Updated September 21, 2017
Remote villages, icy fjords and rare wildlife make the world's Arctic region a compelling destination for cruisers looking for a little adventure. Encompassing Greenland, Iceland, the North Pole and the northern reaches of Norway, Russia and Canada, the Arctic is mostly traversed by small-ship expedition and luxury lines.
On many such cruises, you won't experience traditional shore excursions. Because the ships are so small and many landings occur in isolated areas, you'll often find that hikes, nature walks or Zodiac trips with the expedition staff are the only activity options -- and these are usually included in the price of your cruise (for more information on Arctic cruising, check out Arctic Cruise Basics and Postcards from an Arctic Cruise).
However, in larger or more developed Arctic ports, cruisers can choose from a wider variety of activities. We've rounded up a few of our favorite excursions across the Arctic region.
Boat Trip to the Icefjord
Fed by Sermeq Kujalleq -- one of the world's most active glaciers -- Ilulissat's spectacular icefjord has been named a World UNESCO Heritage Site, and there's no better way to check it out than by taking a small boat out among the icebergs. You'll hear smaller hunks of ice scraping along the boat's reinforced hull as you float serenely past massive icebergs in beautiful shades of blue and white.
Who Should Go: Anyone -- as long as you're bundled up in warm clothes!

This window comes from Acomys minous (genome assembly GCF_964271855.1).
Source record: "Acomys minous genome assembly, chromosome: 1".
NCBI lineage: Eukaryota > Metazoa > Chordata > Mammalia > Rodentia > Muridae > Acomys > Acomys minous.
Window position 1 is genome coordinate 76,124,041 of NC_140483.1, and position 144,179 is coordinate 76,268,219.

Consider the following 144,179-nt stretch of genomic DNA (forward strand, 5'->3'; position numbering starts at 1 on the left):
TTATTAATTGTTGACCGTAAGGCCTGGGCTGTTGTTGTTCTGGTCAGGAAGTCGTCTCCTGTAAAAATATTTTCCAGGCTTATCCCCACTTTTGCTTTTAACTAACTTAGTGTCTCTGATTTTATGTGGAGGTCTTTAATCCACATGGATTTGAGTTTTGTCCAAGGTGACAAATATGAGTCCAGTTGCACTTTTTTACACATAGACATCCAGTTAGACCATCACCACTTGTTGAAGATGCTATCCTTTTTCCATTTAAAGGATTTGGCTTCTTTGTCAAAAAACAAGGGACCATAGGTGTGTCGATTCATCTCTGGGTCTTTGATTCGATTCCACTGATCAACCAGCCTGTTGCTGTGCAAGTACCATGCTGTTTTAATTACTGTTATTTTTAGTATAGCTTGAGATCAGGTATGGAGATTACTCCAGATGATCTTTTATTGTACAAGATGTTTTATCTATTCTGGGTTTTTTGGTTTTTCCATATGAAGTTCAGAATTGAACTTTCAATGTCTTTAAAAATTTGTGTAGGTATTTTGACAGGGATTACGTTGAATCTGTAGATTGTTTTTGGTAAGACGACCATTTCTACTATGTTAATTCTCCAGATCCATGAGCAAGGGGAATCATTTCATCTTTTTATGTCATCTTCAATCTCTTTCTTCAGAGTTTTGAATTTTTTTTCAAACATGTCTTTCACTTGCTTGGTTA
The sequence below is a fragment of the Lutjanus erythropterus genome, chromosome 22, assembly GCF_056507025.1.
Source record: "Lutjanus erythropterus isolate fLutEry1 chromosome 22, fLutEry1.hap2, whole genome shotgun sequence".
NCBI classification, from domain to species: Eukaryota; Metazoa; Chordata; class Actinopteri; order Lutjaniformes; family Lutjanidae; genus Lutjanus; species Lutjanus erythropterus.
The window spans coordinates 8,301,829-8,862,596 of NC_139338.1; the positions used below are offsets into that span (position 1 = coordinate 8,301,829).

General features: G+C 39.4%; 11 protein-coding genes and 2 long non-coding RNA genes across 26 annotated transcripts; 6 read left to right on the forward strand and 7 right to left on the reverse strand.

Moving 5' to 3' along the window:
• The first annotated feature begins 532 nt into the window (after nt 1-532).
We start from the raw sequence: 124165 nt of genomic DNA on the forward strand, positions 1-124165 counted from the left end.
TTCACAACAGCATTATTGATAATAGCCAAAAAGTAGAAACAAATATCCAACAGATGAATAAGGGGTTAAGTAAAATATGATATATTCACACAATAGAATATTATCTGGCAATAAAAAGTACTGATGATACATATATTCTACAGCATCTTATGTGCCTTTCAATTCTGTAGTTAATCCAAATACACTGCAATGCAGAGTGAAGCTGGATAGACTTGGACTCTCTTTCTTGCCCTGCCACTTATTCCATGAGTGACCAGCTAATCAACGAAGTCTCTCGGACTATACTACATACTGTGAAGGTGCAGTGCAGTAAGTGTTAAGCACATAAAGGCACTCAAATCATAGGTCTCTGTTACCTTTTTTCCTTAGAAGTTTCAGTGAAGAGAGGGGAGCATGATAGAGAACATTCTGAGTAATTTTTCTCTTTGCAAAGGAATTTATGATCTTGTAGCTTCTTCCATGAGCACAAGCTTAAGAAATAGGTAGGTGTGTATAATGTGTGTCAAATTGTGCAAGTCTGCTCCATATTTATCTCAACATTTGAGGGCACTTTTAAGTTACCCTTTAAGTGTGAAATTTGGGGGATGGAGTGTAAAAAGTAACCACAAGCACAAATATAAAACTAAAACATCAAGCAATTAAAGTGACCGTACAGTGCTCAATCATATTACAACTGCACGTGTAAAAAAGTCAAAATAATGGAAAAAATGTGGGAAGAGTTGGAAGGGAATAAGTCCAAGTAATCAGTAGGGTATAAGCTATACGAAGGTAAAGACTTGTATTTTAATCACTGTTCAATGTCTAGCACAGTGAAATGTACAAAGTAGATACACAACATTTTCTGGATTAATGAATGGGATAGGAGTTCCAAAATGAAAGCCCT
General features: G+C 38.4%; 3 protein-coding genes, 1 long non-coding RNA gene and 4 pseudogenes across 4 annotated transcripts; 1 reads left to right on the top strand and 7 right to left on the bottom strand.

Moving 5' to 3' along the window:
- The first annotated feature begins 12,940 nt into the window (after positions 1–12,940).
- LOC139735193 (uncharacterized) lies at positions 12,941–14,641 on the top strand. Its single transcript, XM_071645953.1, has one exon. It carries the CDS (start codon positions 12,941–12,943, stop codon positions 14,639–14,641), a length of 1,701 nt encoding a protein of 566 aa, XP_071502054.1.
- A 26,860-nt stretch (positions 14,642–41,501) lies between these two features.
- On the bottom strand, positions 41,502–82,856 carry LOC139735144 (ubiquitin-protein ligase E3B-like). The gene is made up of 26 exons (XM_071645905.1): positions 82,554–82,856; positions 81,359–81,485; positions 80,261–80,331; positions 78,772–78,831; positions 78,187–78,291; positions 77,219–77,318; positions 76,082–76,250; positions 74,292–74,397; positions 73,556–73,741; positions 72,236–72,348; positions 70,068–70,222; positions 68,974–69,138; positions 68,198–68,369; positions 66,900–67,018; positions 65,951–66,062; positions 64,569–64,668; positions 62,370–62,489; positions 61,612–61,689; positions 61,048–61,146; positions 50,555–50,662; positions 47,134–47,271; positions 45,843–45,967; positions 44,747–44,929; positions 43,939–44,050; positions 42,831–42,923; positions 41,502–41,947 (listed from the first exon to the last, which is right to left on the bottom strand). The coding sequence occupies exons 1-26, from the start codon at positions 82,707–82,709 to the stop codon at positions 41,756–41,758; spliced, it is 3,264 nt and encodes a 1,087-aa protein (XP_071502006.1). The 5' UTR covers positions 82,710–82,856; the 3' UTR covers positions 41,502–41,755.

Why It's Extraordinary: You can't truly appreciate the awe-inspiring size of the icebergs until you get up close to them in a small boat.
Summer Dog Sledding
Most travelers visit the Arctic during the summer months when the weather is temperate and the sunlight lasts nearly around the clock. That means traditional dog sledding in the snow isn't an option. With this tour, however, you can still meet the local dogs and ride in a sled equipped with wheels. You'll learn the basics of mushing and then hop aboard for an exhilarating race across the tundra.
Who Should Go: Animal lovers and those up for an adventure.
Why It's Extraordinary: You get to experience the incredible energy and power of these working dogs.
King Crab Safari
Take a ride aboard a deep-sea raft into the waters of the Sarnesfjord, where your guide will show you the pots set up to catch massive king crabs. (The crustaceans can weigh as much as 22 pounds each!) After you retrieve a few crabs -- and pose for a few photos -- the group will head to a Sami camp to cook the crabs over an open fire; you can sample them as a delicious snack with bread and butter.
Who Should Go: Foodies in good physical condition.
Why It's Extraordinary: Seafood doesn't get any fresher than this.
There are few more stunning backdrops for kayaking than Norway's scenic coastline. In this excursion from Tromso, you'll paddle an ocean kayak in the waters near Whale Island, enjoying the clean, crisp air and keeping an eye out for fish and marine birds. A guide will give you safety instructions before you set out.